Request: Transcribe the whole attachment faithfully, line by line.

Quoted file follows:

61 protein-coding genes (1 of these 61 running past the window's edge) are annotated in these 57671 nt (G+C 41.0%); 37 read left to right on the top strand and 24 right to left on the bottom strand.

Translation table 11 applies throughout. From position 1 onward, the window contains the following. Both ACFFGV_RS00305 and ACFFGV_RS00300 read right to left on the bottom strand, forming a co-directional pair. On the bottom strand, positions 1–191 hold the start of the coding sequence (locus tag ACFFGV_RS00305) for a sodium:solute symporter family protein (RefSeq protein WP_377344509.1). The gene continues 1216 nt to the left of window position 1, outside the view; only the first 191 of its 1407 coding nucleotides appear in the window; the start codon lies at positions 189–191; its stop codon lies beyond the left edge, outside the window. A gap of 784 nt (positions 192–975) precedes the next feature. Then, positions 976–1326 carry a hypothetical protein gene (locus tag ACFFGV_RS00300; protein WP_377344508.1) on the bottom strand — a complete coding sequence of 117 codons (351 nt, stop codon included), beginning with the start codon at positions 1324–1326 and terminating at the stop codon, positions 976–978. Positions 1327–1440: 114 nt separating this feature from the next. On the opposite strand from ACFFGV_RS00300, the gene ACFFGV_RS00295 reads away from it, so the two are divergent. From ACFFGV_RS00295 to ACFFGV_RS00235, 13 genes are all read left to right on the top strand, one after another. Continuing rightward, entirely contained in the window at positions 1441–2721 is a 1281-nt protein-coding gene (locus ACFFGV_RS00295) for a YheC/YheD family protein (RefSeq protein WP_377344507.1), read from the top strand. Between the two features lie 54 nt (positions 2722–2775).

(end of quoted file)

61 protein-coding genes (1 of these 61 running past the window's edge) are annotated in these 57671 nt (G+C 41.0%); 37 read left to right on the top strand and 24 right to left on the bottom strand.

Translation table 11 applies throughout. From position 1 onward, the window contains the following. Both ACFFGV_RS00305 and ACFFGV_RS00300 read right to left on the bottom strand, forming a co-directional pair. On the bottom strand, positions 1–191 hold the start of the coding sequence (locus tag ACFFGV_RS00305) for a sodium:solute symporter family protein (RefSeq protein WP_377344509.1). The gene continues 1216 nt to the left of window position 1, outside the view; only the first 191 of its 1407 coding nucleotides appear in the window; the start codon lies at positions 189–191; its stop codon lies beyond the left edge, outside the window. A gap of 784 nt (positions 192–975) precedes the next feature. Then, positions 976–1326 carry a hypothetical protein gene (locus tag ACFFGV_RS00300; protein WP_377344508.1) on the bottom strand — a complete coding sequence of 117 codons (351 nt, stop codon included), beginning with the start codon at positions 1324–1326 and terminating at the stop codon, positions 976–978. Positions 1327–1440: 114 nt separating this feature from the next. On the opposite strand from ACFFGV_RS00300, the gene ACFFGV_RS00295 reads away from it, so the two are divergent. From ACFFGV_RS00295 to ACFFGV_RS00235, 13 genes are all read left to right on the top strand, one after another. Continuing rightward, entirely contained in the window at positions 1441–2721 is a 1281-nt protein-coding gene (locus ACFFGV_RS00295) for a YheC/YheD family protein (RefSeq protein WP_377344507.1), read from the top strand. Between the two features lie 54 nt (positions 2722–2775).